White Sox

When it comes to Harper, Machado sweepstakes, can White Sox compete with team that plans to spend 'stupid'?


When it comes to Harper, Machado sweepstakes, can White Sox compete with team that plans to spend 'stupid'?

The White Sox sure seem willing to spend and spend big this offseason if the right opportunity comes along. They're reportedly interested in Bryce Harper and Manny Machado, the two biggest names on this winter's free-agent market.

But other teams are interested in those guys, too. And at least one other team is being more vocal about its willingness to shell out big bucks — making no bones about the fact it's even willing to spend "stupid."

That was the word used by Philadelphia Phillies owner John Middleton, who told USA Today's Bob Nightengale: "We're going into this expecting to spend money. And maybe even be a little stupid about it."

That's a bit of a joke, of course — he added, "we just prefer not to be completely stupid" — but it shows how pricey this winter's bidding wars are going to get.

The White Sox have a ton of financial flexibility thanks to their rebuilding effort, but they're not alone. The Phillies are right there with them in terms of long-term financial commitments. Throw in the fact they're further along in their rebuilding process than the White Sox, and it makes them a prime candidate to hand out one of the biggest contracts in baseball history.

The Phillies — who Nightengale wrote just last week seem like a lock to land Harper — spent time in first place in 2018 and have an exciting roster of young players that already makes them a contender heading into 2019. Add Harper or Machado to that mix, and you're looking at a team that could win multiple championships starting in 2019.

The White Sox don't have that, and it seems to remain their biggest challenge in convincing one of the best players in baseball to sign up. They have a very bright future to pitch, but it's a planned future, not the demonstrable win-now roster of teams like the Phillies.

What could help to ease those concerns would be money and a whole lot of it. Obviously other teams are willing to spend, but few teams have the ability to spend and spend big that the White Sox have because of the ridiculously small amount of money they have committed past the 2019 season.

Rick Hahn has made a point that the White Sox have made a habit of shattering preconceived notions, doing the unexpected during this rebuilding process. But certainly no one expects him to do something "stupid."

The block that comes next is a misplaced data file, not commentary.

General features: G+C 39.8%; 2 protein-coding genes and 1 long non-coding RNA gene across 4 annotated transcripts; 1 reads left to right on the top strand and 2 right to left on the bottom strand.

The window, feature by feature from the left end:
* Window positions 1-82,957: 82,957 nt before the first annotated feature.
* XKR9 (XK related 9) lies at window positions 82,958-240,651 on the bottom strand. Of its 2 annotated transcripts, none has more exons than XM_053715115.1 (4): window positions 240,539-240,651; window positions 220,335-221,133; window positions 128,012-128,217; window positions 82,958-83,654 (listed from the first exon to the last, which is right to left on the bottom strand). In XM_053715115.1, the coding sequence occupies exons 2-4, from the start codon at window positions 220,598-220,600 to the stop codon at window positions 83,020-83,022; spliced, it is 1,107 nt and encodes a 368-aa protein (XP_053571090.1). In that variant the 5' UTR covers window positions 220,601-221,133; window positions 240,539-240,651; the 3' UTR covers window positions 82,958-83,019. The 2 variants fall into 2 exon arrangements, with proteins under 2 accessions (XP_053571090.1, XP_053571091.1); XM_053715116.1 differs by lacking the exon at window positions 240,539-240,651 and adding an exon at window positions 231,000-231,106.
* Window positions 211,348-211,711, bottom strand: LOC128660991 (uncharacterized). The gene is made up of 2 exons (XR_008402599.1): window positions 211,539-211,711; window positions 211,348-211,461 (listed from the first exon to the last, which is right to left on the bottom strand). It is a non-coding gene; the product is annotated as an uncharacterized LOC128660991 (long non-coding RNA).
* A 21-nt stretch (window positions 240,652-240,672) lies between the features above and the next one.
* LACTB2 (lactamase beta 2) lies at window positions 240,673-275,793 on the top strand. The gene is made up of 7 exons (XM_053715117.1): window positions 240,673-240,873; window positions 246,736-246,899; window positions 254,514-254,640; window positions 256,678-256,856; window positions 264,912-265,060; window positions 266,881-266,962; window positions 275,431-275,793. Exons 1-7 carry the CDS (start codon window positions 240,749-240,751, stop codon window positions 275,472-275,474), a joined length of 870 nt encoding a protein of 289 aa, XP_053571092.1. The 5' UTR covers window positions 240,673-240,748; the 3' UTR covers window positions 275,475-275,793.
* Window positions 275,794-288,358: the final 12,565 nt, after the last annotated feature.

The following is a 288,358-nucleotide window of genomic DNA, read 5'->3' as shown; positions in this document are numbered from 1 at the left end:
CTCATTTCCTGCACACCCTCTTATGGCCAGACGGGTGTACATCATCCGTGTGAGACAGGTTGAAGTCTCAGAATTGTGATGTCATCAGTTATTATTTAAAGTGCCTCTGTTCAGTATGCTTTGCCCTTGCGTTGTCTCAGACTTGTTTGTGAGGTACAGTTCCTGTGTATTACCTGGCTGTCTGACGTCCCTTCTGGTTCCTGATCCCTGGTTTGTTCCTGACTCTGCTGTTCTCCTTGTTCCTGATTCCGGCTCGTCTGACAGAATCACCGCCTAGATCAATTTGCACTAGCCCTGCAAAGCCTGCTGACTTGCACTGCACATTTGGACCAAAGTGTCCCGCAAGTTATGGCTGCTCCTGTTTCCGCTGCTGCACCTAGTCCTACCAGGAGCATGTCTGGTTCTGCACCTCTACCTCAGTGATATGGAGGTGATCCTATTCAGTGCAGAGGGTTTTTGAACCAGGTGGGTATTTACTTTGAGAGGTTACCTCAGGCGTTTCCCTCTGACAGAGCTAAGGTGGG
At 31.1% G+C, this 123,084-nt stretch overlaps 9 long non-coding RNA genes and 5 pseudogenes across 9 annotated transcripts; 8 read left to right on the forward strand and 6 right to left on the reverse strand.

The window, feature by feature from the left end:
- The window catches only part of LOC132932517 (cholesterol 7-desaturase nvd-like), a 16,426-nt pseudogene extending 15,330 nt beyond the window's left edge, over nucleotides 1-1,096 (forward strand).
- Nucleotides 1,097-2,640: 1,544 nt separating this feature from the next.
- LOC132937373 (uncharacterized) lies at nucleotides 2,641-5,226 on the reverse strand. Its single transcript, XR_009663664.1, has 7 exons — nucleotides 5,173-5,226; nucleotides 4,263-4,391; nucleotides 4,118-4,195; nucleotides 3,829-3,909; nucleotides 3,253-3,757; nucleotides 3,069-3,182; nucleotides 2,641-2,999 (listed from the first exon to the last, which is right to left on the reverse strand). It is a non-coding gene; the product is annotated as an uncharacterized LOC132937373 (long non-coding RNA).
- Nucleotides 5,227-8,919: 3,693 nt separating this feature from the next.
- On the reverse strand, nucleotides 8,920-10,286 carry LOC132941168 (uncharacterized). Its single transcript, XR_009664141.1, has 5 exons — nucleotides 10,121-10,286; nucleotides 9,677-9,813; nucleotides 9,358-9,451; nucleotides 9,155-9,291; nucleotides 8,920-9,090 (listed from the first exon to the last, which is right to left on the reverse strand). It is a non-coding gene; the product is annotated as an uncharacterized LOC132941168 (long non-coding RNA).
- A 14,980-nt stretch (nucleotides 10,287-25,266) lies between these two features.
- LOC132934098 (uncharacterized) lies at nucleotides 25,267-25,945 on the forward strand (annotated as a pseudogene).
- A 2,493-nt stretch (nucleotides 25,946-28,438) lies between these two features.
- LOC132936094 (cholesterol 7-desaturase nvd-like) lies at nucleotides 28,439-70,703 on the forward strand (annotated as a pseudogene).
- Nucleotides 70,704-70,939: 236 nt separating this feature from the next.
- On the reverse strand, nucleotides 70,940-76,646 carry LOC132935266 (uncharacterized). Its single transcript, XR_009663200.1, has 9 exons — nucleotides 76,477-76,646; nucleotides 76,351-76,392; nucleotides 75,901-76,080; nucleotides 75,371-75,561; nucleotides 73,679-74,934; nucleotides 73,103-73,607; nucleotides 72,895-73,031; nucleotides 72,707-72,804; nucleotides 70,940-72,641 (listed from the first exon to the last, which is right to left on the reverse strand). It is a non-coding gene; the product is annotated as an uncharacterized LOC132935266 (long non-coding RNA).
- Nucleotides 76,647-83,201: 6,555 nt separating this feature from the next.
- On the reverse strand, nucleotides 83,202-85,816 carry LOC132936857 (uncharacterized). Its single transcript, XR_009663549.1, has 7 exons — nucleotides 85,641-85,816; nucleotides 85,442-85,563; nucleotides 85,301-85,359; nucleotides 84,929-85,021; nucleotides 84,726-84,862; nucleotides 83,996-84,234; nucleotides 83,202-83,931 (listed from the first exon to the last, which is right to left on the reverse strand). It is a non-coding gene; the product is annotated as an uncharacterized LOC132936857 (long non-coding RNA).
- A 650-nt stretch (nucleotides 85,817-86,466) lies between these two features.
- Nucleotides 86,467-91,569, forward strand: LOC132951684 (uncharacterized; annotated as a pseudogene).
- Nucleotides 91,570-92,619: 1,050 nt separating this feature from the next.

In fact, Hahn's comments surrounding what deals the White Sox might or might not make this winter (or at any point in the last two years) seem to show the complete opposite of "stupid." His prerequisite for every potential move is that it's something that fits in with the team's long-term plans, given that there's still much player development to be done with the organization's stockpile of highly touted prospects. And signing either Harper or Machado, both 26 years old, would do that. Having one of the best players in baseball during their prime while the prospects come up and form the team around them? Yeah, that makes an awful lot of long-term sense.

But how much long-term sense does spending "stupid" make? Throwing more money than most of us can dream of at a player is a convincing argument in getting him to sign and make your team a heck of a lot better. But going overboard could handcuff what a team is able to do down the line. Harper and Machado are great players who can do a lot of things, but they're each just one piece of a 25-man roster. While the White Sox are expecting to have a lot of young, cheap players on those rosters of the future, there could be more than one "finishing piece" that's required to polish off this rebuilding effort. If you spend "stupid," are you able to afford those other pieces?

How stupid do you have to spend before the positive of acquiring a player is outweighed by the negative of not being able to acquire the next one?

Certainly the Phillies aren't going to hand Harper or Machado a blank check and bankrupt their long-term future either. They've got some smart folks over there, too. But it shows how financially competitive the bidding wars could be this winter — and what the cost could be of winning one of them.

White Sox free-agent focus: Patrick Corbin

White Sox free-agent focus: Patrick Corbin

This week, we’re profiling some of the biggest names on the free-agent market and taking a look at what kind of fits they are for the White Sox.

Much of the conversation around the White Sox and free agency has focused on the two biggest fish in this winter's pond: Bryce Harper and Manny Machado. But as good as those guys are at baseball, there's one thing they definitively cannot do: pitch.

Maybe it's because the White Sox have the potential to field a homegrown rotation of the future just one year from now, but making a big-splash pitching addition hasn't seemed to be as exciting a talking point as the possibility of adding Harper or Machado. And that's weird because the White Sox have said they're going to go out and get a pitcher, multiple pitchers most likely.

Certainly there are vocal fans out there who want the White Sox to bring this winter's best available starting pitcher to the South Side. Patrick Corbin is just 29 years old and coming off a remarkable season in which he posted a 3.15 ERA and struck out 246 batters in 200 innings. That was good enough to place him in the top five in this year's NL Cy Young vote.